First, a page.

AUSTIN, Texas - On Wednesday, representatives from the Texas Freedom Network alongside other advocates took their concerns over school voucher legislation straight to lawmakers' doorsteps.
They dropped off copies of a petition, each with more than 2,700 signatures, opposing Senate Bill 1, which passed the Senate last week.
The bill would create education savings accounts for eligible students to use on private school tuition and other education fees.
- School choice bill clears Texas Senate Committee
- Gov. Abbott's top issue for third Special Session is school choice legislation
- Public education advocates rally against school vouchers at Capitol
"It threatens to create educational deserts in rural communities and deepens the chasms of inequality in access to quality education," said Rocío Fierro-Pérez, senior political coordinator for TFN.
Those who spoke from the Capitol steps on Wednesday believe underfunded public schools will lose even more funding.
"Texas students do not need an expensive lifesaver for just a few," said Chloe Sikes, deputy director of policy for the Intercultural Development Research Association. "We need a rising tide that lifts all boats, and today's petition asks legislators to seriously invest in public schools without public funding being held hostage."
Texas Freedom Network
Advocates of the proposed legislation believe there can be both properly funded public schools and more options for parents.
"As a public school parent, I'm excited about that. I want to make sure the money goes into our classrooms, to our excellent teachers," said Mandy Drogin, campaign director of Next Generation Texas with the Texas Public Policy Foundation. "But we can also, at the same time, acknowledge that the one-size-fits-all system where you are sent to a school based on the street you live on does not work for every child."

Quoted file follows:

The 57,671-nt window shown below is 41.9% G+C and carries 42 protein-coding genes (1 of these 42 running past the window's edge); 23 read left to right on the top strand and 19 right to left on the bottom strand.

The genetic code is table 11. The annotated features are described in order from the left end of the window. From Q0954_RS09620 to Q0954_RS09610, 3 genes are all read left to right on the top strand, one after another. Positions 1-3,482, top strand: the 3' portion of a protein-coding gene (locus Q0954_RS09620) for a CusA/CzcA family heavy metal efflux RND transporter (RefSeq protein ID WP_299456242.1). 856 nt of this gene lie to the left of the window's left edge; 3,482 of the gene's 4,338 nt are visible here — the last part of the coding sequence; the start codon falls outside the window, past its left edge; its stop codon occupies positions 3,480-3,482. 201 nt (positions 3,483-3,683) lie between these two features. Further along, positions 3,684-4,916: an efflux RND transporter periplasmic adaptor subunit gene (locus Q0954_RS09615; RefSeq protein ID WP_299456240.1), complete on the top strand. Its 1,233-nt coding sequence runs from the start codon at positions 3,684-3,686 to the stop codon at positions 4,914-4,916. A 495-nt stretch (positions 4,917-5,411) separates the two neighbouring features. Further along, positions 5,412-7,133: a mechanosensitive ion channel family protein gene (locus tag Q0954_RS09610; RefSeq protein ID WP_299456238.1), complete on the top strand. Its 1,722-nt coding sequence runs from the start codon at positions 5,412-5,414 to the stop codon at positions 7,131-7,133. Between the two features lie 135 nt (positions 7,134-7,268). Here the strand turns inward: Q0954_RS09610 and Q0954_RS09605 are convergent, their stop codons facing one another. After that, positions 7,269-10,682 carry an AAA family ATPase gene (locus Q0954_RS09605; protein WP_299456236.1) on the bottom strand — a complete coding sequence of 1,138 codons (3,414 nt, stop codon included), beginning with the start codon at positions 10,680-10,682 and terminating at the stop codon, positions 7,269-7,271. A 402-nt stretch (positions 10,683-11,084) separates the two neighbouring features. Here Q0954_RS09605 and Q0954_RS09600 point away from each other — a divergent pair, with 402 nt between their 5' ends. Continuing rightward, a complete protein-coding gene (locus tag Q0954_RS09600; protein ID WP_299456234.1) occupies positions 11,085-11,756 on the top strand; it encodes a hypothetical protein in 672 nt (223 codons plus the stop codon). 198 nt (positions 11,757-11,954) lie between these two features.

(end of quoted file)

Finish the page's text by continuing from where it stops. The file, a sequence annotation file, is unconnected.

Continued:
Those in opposition also claim the proposed program provides a false promise to those who are truly in need.
"It's something that is going to help people that can already afford private schools. It's not going to help our students that truly need the whole different school paid for," said Ovidia Molina, president of the Texas State Teachers Association. "Their families are still going to have to figure out where the money comes from, and they're going to realize that they can't afford private school, and then they're going to come back to our public schools that are more underfunded."
Drogin pushed back on that claim.
"That narrative is completely counter to the facts," she said. "The number one prioritization, the children that have the first access to all of this, are our low-income and special needs students."